His name is not as well known as Ted Bundy, Jeffrey Dahmer, or John Wayne Gacy, though the scale of his crimes far eclipses theirs: confessing to 93 murders over 35 years. On Sunday, the FBI reported on months of investigatory work, declaring 79-year-old Samuel Little the most prolific serial killer in U.S. history.
Fifty of Little’s killings have been confirmed by the FBI, who noted that “all of his confessions are credible,” reports The New York Times.
Part of the reason Little evaded authorities for so long—and thus, amassed the body count he did—was because few people cared about his victims.
“For many years, Samuel Little believed he would not be caught because he thought no one was accounting for his victims,” Christie Palazzolo, an analyst for the FBI’s Violent Criminal Apprehension Program said, according to NBC News.
Little is believed to have killed more people than Bundy and Dahmer combined. But the women he targeted were vulnerable: many were sex workers and drug users. If their bodies were found, their deaths were ruled as overdoses or accidental causes. Those that weren’t found didn’t draw much attention from police, and their cases went cold, quickly.
They were also mostly black women.
Originally from Ohio, Little drifted from city to city, admitting to authorities that he chose victims “police wouldn’t work too hard to find,” according to a recent 60 Minutes episode. Little was convicted of strangling three women to death in 2014, and was serving three consecutive life-terms in California when a Texas Ranger investigating the case of a missing woman from 1994 decided to fly out to the Mojave Desert to interview Little on a hunch.
Little had been pegged as a sexual predator—a label that enraged him, Texas Ranger James Holland told 60 Minutes. But Holland reassured the septuagenarian he didn’t believe that to be the case. Holland told Little he believed he was a killer; the California inmate responded by confessing to his crimes, starting with three murders in Texas. Holland’s cold case was one of them.
Over the course of more than 700 hours of interviews, Little has confessed to killing women in 19 states between 1975 and 2005 (he told Holland he’s killed 20 women in Los Angeles alone). Investigators are now in a race against the clock to identify as many victims as they can: Little, wheelchair-bound, is in poor health, and they worry his photographic memory may one day fade.
Little has sketched dozens of pictures of his victims in startling detail, which the FBI has posted on a page dedicated to Little’s crimes. The images are haunting: rows and rows of black women, from Ohio to Mississippi to California, killed and forgotten. Many were in their twenties and thirties, some were as young as 18.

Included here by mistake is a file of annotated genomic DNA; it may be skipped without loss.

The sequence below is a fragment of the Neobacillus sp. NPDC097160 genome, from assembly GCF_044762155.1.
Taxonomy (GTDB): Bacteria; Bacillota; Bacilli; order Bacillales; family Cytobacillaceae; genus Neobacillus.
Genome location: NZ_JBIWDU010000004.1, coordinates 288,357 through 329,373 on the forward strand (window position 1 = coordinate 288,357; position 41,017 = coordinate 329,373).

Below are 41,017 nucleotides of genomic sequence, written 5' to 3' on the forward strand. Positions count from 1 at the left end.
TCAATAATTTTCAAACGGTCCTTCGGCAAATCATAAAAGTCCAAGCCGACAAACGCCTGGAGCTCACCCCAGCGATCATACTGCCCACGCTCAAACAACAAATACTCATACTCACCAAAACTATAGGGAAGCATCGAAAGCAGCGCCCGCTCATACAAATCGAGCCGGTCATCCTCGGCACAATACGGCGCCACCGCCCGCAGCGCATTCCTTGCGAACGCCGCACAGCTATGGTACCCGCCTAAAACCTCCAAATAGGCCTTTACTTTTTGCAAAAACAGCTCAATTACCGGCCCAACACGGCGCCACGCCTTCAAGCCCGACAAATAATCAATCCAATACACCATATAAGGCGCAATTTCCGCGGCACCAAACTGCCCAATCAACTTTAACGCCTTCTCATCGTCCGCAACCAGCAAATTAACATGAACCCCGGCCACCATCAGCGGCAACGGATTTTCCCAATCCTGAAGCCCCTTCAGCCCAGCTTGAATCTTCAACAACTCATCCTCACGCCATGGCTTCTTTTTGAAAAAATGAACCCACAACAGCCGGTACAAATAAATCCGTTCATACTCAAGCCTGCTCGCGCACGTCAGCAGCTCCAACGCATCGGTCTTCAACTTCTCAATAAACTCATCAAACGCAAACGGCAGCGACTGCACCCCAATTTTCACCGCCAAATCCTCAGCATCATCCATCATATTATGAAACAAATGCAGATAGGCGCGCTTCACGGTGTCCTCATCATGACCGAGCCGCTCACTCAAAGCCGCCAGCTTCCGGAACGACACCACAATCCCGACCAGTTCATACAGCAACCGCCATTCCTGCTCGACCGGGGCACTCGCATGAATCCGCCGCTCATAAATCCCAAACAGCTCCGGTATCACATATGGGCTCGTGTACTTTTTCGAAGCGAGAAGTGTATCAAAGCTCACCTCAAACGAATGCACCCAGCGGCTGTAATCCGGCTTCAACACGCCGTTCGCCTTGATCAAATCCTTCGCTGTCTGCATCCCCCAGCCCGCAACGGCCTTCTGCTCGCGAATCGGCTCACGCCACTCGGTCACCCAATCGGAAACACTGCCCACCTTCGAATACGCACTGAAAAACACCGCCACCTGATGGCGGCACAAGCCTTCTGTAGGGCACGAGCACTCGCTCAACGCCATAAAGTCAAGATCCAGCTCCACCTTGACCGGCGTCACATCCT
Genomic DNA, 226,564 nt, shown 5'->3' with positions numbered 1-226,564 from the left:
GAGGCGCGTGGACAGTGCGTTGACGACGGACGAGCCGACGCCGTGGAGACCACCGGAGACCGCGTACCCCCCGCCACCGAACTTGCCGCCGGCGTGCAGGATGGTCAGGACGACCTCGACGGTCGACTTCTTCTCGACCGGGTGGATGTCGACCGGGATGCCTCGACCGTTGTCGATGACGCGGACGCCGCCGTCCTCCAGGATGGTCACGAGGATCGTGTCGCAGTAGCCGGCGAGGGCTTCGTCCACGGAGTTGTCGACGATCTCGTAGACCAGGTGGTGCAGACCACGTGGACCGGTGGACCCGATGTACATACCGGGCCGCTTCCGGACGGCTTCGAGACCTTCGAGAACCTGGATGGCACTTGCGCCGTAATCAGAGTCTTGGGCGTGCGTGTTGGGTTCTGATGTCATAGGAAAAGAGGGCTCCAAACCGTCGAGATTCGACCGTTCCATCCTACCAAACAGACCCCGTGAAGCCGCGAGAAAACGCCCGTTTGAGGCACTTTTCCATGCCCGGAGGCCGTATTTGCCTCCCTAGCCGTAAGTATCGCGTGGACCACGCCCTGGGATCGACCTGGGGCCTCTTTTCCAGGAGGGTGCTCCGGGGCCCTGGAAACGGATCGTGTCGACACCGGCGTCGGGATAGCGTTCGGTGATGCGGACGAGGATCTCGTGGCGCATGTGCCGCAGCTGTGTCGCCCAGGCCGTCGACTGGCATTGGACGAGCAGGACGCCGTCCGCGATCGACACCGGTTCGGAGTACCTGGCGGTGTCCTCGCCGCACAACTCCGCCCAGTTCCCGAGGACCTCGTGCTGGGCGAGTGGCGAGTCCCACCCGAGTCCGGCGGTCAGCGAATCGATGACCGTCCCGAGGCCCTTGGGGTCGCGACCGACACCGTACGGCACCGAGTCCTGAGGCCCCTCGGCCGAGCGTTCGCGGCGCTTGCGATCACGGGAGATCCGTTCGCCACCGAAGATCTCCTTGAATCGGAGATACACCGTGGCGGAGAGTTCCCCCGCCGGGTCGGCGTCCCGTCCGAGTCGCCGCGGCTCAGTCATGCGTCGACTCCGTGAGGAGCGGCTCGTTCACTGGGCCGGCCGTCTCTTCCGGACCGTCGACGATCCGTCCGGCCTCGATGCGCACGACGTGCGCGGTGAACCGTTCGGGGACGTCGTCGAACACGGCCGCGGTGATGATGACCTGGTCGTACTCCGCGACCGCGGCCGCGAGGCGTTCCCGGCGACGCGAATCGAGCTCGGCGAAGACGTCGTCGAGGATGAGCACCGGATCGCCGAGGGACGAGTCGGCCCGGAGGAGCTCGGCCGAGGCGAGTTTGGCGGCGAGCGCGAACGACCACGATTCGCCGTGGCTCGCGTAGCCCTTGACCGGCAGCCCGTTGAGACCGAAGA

According to a 2017 report from the Centers for Disease Control, black women are more likely to be murdered than any other group of women in the U.S., at a rate of 4.4 per 100,000 people (indigenous women are a close second, at 4.3 per 100,000). For every other racial and ethnic demographic, that rate hovers between 1 and 2 per 100,000.
But when black people are killed, their killers are less likely to be found and charged with a crime. A recent Washington Post report found homicide cases in which black people were the victims were far less likely to be resolved by investigators: “While police arrested someone in 63 percent of the killings of white victims, they did so in just 47 percent of those with black victims,” the Post wrote.
Some of this is due to historical distrust between black communities and police. But it’s also worth noting that the deaths and disappearances of black women, in particular, are less likely to make any kind of news, let alone the national fervor that tends to cluster around young, white female victims.
Little’s victims were, by his own admission, carefully selected: women who engaged in sex work or had substance abuse issues; women without connections and visibility. If a man like Little annihilated so many of those women, it was in no small part because the people charged with investigating their deaths and disappearances helped render them invisible.
Little has shown no remorse for his crimes, allegedly telling Michael Mongeluzzo, a detective from Marion County, Fla., “God put me on Earth to do what I did. He made me.”
In his interview with 60 Minutes, Little also made clear he saw himself as a singular figure: “I don’t think there was another person that did what I liked to do. I think I’m the only one in the world. That’s not an honor. That’s a curse.”